“Cortical and subcortical circuitry are thought to play distinct roles in the generation of sleep oscillations and global state control, respectively,” the study states.
“Here we silenced a subset of neocortical layer 5 pyramidal and archicortical dentate gyrus granule cells in male mice by ablating SNAP25.”
“This markedly increased wakefulness and reduced rebound of electroencephalographic slow-wave activity after sleep deprivation, suggesting a role for the cortex in both vigilance state control and sleep homeostasis,” the findings also state.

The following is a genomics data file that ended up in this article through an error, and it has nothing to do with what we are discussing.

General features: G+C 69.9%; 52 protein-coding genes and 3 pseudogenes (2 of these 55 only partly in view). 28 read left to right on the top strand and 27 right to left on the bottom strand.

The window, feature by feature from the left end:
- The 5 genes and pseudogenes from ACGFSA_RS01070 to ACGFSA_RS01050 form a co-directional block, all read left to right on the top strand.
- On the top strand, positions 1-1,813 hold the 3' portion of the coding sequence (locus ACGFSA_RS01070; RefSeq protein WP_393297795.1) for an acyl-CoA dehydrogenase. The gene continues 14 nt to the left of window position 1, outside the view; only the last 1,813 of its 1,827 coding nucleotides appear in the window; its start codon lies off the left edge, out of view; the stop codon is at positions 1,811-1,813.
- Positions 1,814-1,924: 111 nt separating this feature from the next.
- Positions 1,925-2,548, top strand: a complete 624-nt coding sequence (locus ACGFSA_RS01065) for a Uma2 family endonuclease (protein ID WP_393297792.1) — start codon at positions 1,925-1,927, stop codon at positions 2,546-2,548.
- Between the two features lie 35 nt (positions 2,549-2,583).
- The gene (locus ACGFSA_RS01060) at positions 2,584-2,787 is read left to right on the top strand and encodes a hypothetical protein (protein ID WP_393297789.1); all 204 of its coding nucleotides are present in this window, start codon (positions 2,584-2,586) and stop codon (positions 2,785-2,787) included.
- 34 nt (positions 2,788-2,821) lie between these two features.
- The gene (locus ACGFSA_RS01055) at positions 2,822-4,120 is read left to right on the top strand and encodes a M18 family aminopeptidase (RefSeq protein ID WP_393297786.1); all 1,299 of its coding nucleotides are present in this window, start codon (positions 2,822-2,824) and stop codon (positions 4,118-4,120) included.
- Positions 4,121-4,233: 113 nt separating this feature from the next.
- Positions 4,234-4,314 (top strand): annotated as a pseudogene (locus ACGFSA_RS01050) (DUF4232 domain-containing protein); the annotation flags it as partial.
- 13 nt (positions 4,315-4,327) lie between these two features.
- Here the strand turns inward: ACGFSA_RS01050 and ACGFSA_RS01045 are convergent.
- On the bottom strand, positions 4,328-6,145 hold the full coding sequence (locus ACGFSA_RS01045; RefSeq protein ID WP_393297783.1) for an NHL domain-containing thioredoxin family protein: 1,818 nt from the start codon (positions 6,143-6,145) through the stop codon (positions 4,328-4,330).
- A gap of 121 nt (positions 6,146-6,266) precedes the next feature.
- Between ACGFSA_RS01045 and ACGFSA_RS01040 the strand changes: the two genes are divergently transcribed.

The study’s uncovering of the cortex as part of the sleep-regulating system provides a new approach for future research in sleep medicine.
“The cortex is a highly complex structure, both anatomically and functionally, and is therefore difficult to study; and this is why we think its role in sleep control was previously overlooked. The effects on sleep of cortical silencing offers a novel and fresh perspective on the mechanisms of sleep control, and has the strong potential to transform the field of sleep neurobiology,” one author of the study mentioned in a news release.